While porridge, oatmeal, and grits are all similar hot cereals, they do differ in ingredients, preparation, taste, and nutrition. I often have these for breakfast, but the reason I like them the most is because they can also make the perfect dinner any time of the week. So, I’ve explored all three options more than once, and personally, I enjoy all three for different reasons. Porridge is comforting, oatmeal gives me an energy boost, and grits satisfy my savory tooth. But what are the differences between porridge, oatmeal, and grits?
Porridge is made with various grains; oatmeal uses rolled or instant oats, while grits use cornmeal. Grits also tend to be a looser, mushier consistency. Nutritionally, oatmeal and grits are high in fiber, manganese, and several B vitamins. Oatmeal also contains protein and iron.
The variety is what makes breakfast interesting. Hopefully, the following article will help you better understand these familiar but often confused hot cereals. Porridge, oatmeal, and grits — they’re all hot cereals, but what exactly is the difference between them?
Ingredients and Preparation
Porridge typically refers to a dish made of grains, like oats or rice, boiled in water or milk. Oatmeal is made of hulled oat grains that have been flattened into flakes. Grits are made from ground corn, usually hominy grits.
In terms of ingredients, porridge can be made with various grains, while oatmeal uses rolled or instant oats, and grits use cornmeal. To prepare porridge or oatmeal, simmer the grains in liquid until thick and creamy. Grits are also simmered but tend to be a looser, mushier consistency.
Taste and Texture
When it comes to taste and texture, these hearty breakfast grains differ quite a bit.
- Porridge tends to be the thickest of the three, with a creamy and starchy consistency. I like making porridge with rolled oats, milk or water, and a bit of honey for sweetness. The oats soften but still retain a slight chewiness that I find comforting.
- Oatmeal is usually thinner than porridge, with a smoother and silkier mouthfeel. Steel-cut oats, also called Irish oatmeal, produce hearty and robust oatmeal. Quick oats and instant oats create a lighter, more delicate oatmeal. I prefer to top my oatmeal with fresh or frozen fruit, nuts, and a drizzle of maple syrup.
- Grits have the finest texture, resembling polenta. Corn grits are made from ground corn and have an earthy, mildly sweet flavor. Grits are often described as creamy but can become quite thick and starchy. I season my grits with cheese, scallions, hot sauce, or brown sugar.
Overall, taste-wise, porridge and oatmeal tend to be mild and slightly sweet, while grits are usually savory.
In the end, it comes down to personal preference. Porridge gives you hearty wholesomeness, oatmeal offers smoothness and versatility, and grits provide comforting simplicity. Why not try them all?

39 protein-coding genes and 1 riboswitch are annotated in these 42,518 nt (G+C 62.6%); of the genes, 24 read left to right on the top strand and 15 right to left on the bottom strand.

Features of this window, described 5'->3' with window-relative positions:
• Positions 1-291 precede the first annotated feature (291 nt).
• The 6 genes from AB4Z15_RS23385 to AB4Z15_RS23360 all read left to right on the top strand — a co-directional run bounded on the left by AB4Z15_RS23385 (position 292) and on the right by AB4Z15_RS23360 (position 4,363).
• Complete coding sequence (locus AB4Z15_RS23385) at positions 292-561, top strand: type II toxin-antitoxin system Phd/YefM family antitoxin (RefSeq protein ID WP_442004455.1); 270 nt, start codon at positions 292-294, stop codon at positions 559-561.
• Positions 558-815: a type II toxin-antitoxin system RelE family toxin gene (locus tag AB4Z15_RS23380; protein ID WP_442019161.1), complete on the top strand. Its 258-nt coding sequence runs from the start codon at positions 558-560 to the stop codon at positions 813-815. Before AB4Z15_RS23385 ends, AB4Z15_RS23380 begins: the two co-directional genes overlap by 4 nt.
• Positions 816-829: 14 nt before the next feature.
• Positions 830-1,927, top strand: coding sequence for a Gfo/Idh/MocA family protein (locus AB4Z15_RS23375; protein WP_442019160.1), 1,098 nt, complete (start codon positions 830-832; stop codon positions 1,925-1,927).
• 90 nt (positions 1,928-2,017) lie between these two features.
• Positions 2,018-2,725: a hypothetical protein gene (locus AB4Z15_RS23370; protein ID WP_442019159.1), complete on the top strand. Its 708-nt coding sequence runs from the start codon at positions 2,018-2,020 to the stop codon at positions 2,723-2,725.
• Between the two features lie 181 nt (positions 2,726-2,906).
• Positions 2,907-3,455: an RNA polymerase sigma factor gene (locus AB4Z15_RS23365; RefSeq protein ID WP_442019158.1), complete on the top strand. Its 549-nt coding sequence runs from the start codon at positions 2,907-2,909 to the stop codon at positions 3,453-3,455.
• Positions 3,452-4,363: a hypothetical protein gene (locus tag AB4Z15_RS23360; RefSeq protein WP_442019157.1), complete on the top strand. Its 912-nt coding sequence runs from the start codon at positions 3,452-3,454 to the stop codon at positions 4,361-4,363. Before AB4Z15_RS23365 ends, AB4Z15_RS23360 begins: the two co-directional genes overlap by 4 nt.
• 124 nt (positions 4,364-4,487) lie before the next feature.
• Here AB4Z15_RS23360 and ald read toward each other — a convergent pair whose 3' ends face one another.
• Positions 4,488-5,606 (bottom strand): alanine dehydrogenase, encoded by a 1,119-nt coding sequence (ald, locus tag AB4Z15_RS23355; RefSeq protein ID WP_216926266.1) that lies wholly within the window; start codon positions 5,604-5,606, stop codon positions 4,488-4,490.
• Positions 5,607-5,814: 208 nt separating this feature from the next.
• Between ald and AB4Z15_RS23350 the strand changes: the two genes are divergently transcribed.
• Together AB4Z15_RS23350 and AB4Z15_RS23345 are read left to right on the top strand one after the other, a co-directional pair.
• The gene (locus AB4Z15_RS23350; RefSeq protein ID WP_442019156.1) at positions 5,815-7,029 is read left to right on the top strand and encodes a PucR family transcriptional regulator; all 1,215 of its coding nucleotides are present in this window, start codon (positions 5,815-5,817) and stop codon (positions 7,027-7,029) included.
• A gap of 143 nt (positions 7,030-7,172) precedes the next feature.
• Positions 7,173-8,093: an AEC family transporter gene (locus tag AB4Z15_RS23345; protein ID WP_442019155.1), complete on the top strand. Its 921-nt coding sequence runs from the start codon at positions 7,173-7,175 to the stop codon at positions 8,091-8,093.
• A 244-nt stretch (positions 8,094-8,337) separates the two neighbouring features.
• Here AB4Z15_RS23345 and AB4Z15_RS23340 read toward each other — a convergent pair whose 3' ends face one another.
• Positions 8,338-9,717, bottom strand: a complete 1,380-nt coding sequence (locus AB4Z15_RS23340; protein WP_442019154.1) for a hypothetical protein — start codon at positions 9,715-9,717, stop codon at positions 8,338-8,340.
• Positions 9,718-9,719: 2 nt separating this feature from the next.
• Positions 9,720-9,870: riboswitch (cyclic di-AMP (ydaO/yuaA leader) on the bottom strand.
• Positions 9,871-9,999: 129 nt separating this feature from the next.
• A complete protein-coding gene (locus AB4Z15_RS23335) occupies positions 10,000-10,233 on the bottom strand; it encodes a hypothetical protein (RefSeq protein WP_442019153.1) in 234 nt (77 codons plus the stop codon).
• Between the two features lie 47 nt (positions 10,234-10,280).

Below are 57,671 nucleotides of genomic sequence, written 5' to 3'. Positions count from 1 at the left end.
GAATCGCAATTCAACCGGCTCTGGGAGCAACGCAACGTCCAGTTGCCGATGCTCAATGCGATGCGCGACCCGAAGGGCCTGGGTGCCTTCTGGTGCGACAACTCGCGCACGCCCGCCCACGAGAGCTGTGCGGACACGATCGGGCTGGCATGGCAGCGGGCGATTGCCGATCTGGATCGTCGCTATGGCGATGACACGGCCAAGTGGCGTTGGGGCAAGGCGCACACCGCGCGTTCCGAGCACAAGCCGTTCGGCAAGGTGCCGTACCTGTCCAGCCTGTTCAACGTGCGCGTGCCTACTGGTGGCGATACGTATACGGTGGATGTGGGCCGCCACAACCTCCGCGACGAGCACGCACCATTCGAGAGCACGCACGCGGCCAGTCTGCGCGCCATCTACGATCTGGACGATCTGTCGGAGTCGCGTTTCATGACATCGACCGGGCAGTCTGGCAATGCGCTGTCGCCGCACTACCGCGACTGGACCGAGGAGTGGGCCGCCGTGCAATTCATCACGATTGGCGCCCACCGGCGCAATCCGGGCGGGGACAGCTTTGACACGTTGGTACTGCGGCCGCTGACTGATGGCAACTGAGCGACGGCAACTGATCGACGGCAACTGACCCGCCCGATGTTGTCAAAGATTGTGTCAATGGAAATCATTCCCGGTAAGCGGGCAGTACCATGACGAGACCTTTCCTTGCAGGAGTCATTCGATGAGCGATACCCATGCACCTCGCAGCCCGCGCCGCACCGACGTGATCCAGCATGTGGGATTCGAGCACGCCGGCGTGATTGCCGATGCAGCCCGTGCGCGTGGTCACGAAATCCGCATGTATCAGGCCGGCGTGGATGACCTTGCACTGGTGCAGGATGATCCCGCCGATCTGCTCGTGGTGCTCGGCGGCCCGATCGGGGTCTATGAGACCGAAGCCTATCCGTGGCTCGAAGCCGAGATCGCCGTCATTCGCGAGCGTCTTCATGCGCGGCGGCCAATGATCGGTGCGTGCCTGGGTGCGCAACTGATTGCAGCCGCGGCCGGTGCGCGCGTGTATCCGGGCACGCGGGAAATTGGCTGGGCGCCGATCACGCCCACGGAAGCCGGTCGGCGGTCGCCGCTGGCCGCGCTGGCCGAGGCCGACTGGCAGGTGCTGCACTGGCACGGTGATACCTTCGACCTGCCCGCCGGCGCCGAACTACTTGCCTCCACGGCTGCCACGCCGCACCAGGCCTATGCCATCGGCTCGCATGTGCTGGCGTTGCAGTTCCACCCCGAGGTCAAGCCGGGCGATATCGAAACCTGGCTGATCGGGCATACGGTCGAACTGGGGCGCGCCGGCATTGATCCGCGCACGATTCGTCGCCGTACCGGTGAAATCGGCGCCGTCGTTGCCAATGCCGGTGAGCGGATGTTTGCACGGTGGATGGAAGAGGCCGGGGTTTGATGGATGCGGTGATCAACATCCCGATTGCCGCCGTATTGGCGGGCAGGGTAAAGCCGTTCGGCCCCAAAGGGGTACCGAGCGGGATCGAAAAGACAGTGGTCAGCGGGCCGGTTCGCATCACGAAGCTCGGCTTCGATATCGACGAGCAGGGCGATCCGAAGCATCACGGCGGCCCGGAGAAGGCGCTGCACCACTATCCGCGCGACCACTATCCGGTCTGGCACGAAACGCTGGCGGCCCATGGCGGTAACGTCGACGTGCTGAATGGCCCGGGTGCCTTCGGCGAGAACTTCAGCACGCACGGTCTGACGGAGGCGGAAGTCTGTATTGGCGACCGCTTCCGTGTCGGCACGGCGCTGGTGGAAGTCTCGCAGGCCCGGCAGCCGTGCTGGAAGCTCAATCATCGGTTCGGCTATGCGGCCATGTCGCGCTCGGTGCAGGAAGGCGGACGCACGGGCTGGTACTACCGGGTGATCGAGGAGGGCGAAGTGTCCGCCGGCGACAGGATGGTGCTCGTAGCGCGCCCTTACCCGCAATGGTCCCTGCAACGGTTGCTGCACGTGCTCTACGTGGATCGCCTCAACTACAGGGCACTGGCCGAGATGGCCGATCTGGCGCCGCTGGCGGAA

I know, I know, some people may not like these three, but it may just be because of what they combine them with. For example, look at all the yummy oatmeal combinations in this video — have you tried your oats like so?
When it comes to nutrition, oatmeal tends to edge out grits and porridge. As someone who enjoys all three, I like to think about the health benefits of each and try to incorporate them into my diet.
Oatmeal is the highest in fiber, with one cup containing 8 grams. This soluble fiber can help lower cholesterol and control blood sugar levels. To boost the fiber in grits and porridge, stir in nuts, seeds, dried or fresh fruit. 
Oatmeal also leads in the protein department, while grits have about half, while porridge typically has the lowest percentage per cup. Adding Greek yogurt, milk, nuts, or nut butter can increase the protein in all three. 
All three options can be made from whole grains, depending on your purchase.
Whole-grain oats, cornmeal for grits, and grains like wheat or barley for porridge provide more nutrients than the refined versions. Look for labels that say “100% whole grain” or list a whole grain as the first ingredient.
Oatmeal, grits, and porridge also contain manganese, selenium, B vitamins, iron, and magnesium. Oatmeal tends to be highest in these nutrients as well. 
Ultimately, the best option for you depends on your nutritional needs and personal tastes. Any of these whole-grain breakfast porridges can be part of a balanced diet. I like to switch it up and have oatmeal a few times a week, grits on the weekends, and porridge when I want something different.
Adding mix-ins boosts nutrition and keeps things interesting.
Porridge, oatmeal, and grits are three classic comfort foods that have been sustaining people for centuries. When made from whole grains and topped with beneficial add-ins, any of these can be a wholesome way to start your day. Why choose just one when you can enjoy all three? I say porridge for some, oatmeal for others, and grits for one and all.
How do you enjoy them — sweet or savory? I would love to know your meal combinations with these three, so please write them down in the comments below!